A UK-bound French tycoon has fanned the flames of the bitter row over the tax system by saying France is engaged in “trench warfare” against the rich and successful, and the current atmosphere was a throwback to the days of the French Revolution.
France’s town halls might not be dusting down the old guillotines just yet but according to one London-bound French tycoon, the current atmosphere in the country harks back to a more bloody period of French history.
Alain Afflelou, who runs an international chain of opticians, has slammed what he sees as the hostile attitude in France towards the wealthy and big business, claiming it feels like a return to the days of the guillotine and the French Revolution.
“We are going back to 1789, we need to stop saying that business leaders are thugs, thieves and dishonest people,” Afflelou told French radio RTL.
Afflelou, 64, announced this week he was moving to the British capital for business reasons.
His relocation comes at a particularly sensitive time as the country is embroiled in an increasingly divisive and bitter row over the impact of the Socialist government’s tax policies, most notably the controversial 75 percent rate for top earners.
Although Afflelou insists he is only moving to London for “two to three years” at the request of shareholders keen to expand the business, he denounced the country’s “unjust and confiscatory tax system".
Echoing the gripes of other business leaders and right-wing politicians, Afflelou said France was engaged in “trench warfare” towards “entrepreneurs and those who want to succeed”.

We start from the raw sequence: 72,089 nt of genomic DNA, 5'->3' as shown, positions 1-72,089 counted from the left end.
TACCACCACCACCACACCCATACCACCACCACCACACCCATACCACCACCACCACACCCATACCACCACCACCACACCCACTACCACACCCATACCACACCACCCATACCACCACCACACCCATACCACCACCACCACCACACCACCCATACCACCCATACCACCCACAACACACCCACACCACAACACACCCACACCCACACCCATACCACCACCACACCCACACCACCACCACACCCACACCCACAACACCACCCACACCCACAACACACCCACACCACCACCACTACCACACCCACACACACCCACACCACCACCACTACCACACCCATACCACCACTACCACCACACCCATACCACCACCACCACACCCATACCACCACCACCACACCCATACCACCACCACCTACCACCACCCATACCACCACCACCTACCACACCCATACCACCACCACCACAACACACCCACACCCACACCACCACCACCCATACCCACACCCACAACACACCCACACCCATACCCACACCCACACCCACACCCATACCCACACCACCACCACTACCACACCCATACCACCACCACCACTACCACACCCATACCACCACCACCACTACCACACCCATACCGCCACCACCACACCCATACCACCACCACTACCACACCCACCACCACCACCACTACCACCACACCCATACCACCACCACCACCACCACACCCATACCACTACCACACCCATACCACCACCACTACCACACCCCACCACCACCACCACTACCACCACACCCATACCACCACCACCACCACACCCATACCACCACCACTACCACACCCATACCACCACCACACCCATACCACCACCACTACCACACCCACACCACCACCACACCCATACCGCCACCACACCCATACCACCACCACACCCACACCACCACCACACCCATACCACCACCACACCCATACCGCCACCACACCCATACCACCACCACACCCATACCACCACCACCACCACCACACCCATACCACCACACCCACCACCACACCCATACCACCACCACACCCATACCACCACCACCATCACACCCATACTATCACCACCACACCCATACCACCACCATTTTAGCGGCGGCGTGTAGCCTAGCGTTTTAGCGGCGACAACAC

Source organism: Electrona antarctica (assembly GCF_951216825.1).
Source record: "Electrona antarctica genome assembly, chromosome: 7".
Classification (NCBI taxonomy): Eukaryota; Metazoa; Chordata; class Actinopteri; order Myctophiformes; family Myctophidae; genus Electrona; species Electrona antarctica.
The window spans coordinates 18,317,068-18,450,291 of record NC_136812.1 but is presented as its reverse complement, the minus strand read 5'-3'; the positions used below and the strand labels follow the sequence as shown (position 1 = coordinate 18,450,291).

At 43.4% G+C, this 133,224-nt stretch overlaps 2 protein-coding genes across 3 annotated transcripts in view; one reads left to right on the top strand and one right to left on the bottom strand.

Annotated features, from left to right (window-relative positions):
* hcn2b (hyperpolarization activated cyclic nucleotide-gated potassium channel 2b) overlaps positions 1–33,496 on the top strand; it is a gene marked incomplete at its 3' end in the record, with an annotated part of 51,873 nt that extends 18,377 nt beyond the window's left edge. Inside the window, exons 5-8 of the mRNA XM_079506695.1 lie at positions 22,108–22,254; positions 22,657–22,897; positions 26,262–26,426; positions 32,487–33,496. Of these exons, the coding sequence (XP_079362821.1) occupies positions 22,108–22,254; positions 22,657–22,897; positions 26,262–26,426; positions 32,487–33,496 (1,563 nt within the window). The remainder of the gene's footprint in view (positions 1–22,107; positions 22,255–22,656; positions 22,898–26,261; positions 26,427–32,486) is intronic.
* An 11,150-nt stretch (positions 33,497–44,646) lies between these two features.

“The tax system in France is extremely unfavourable towards business leaders and those who are looking to start out,” he said.
Afflelou has vowed to continue to pay taxes in whichever country he owes them. “I will pay what I have to pay in the UK and I will pay what I have to in France,” he said.
The recent dispute over the impact of the French government’s tax policies can be traced back to September when it emerged that the country’s richest man Bernard Arnault, head of the LVMH luxury goods empire LVMH, had applied for Belgian citizenship.
The move sparked fears Arnault was moving his fortune abroad to take it off the radar of the French taxman. Arnault however, has firmly denied his application for Belgian nationality was motivated by tax reasons.
Nevertheless the question of tax exiles continues to polarise France with the leader of business union Medef, Laurence Parisot, describing the row as a “civil war”.
An OpinionWay poll taken last week showed 46% of respondents were behind Depardieu whereas 47% of those surveyed supported Prime Minister Jean-Marc Ayrault, who blasted the actor’s move into exile as “pathetic”.
Naturally the issue continues to dominate headlines throughout France’s media.
In a front page editorial on Saturday, right-wing daily Le Figaro argued that many more less high-profile entrepreneurs are seeking to leave France to make their fortunes elsewhere. Depardieu was “a tree hiding the forest,” Le Figaro said.
France’s Socialist government however continue to defend their stance and even mooted the idea of taxing those who quit the country.
Budget minister Jerôme Cahuzac spoke of wanting to avoid a situation “where those who decide to live outside the frontiers of France ignore their fiscal obligations to the country of their birth”.